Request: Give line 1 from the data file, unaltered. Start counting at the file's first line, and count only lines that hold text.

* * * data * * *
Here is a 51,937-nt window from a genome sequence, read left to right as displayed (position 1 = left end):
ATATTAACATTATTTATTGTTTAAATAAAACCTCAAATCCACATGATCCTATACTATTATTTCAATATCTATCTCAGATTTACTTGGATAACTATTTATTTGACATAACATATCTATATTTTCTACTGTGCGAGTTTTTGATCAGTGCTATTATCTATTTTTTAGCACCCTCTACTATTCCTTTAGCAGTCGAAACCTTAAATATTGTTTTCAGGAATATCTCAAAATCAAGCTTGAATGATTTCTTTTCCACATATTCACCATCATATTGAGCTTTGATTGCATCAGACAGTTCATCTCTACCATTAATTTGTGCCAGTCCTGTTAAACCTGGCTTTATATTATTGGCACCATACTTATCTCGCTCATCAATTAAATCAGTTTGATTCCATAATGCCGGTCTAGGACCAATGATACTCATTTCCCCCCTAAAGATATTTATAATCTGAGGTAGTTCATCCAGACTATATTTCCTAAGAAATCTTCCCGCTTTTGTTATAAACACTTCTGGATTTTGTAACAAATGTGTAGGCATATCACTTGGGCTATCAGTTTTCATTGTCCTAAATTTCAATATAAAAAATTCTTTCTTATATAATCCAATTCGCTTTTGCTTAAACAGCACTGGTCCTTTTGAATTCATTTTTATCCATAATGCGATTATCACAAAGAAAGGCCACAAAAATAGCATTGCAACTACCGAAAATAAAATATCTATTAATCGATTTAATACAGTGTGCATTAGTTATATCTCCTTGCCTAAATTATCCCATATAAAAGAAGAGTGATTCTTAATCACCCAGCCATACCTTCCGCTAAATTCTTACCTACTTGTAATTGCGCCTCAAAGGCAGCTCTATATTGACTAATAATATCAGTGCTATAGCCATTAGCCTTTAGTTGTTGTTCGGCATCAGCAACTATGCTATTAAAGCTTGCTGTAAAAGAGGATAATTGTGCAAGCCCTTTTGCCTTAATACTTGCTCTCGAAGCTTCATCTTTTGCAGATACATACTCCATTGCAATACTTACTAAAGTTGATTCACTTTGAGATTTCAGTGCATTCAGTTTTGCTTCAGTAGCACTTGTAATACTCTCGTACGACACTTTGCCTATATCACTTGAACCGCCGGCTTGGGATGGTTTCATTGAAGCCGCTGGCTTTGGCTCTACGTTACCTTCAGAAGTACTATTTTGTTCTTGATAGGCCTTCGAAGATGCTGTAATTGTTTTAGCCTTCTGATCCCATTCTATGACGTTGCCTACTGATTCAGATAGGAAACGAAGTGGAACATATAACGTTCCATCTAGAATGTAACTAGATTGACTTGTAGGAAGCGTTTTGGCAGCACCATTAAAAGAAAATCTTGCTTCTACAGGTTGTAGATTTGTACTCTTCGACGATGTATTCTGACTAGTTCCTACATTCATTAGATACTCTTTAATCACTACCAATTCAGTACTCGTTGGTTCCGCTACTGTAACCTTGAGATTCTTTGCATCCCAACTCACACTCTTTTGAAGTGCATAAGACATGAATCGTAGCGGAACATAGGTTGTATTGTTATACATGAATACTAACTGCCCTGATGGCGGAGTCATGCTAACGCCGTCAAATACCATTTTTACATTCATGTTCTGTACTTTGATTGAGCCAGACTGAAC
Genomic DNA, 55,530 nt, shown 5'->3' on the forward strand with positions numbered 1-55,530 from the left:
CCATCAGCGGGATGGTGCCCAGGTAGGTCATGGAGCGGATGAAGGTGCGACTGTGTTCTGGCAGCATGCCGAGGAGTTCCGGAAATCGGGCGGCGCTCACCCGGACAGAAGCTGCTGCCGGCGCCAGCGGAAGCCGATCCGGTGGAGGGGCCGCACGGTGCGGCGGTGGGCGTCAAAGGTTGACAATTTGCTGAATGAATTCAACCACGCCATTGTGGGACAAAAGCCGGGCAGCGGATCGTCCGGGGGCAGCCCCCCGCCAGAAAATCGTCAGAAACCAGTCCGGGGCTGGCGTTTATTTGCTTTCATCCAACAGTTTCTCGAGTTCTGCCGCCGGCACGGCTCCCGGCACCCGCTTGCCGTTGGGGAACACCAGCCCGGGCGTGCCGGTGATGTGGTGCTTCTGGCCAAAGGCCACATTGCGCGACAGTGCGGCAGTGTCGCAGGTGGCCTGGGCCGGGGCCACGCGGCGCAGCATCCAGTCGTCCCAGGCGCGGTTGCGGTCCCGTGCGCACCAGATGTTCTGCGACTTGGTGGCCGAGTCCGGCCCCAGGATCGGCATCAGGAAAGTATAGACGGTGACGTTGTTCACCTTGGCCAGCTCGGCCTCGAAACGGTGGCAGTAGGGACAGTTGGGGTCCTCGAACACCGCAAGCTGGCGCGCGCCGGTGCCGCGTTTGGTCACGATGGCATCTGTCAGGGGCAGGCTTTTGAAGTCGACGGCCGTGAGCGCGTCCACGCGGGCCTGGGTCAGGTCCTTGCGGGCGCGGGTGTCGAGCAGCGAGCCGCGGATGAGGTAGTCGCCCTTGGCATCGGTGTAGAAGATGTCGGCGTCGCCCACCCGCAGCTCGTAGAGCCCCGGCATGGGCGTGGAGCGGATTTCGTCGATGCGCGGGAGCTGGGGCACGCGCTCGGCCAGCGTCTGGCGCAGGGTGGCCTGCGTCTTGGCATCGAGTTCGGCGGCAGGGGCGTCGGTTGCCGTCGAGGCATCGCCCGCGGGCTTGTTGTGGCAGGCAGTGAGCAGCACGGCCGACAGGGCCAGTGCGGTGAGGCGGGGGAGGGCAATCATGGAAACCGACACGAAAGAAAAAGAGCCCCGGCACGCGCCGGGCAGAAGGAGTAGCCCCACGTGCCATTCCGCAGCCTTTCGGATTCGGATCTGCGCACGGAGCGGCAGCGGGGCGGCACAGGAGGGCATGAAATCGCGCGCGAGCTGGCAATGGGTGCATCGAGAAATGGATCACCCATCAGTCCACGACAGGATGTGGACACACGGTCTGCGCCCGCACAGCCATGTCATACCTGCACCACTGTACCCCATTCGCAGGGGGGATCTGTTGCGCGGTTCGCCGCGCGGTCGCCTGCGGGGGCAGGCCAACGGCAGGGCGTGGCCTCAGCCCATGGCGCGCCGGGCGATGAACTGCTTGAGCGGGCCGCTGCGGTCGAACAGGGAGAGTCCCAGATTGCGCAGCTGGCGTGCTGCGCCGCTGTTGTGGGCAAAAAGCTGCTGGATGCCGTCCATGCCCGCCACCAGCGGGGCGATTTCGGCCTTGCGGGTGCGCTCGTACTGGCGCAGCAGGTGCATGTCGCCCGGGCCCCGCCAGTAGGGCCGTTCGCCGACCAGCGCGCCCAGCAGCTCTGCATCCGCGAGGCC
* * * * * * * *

Here is a 51,937-nt window from a genome sequence, read left to right as displayed (position 1 = left end):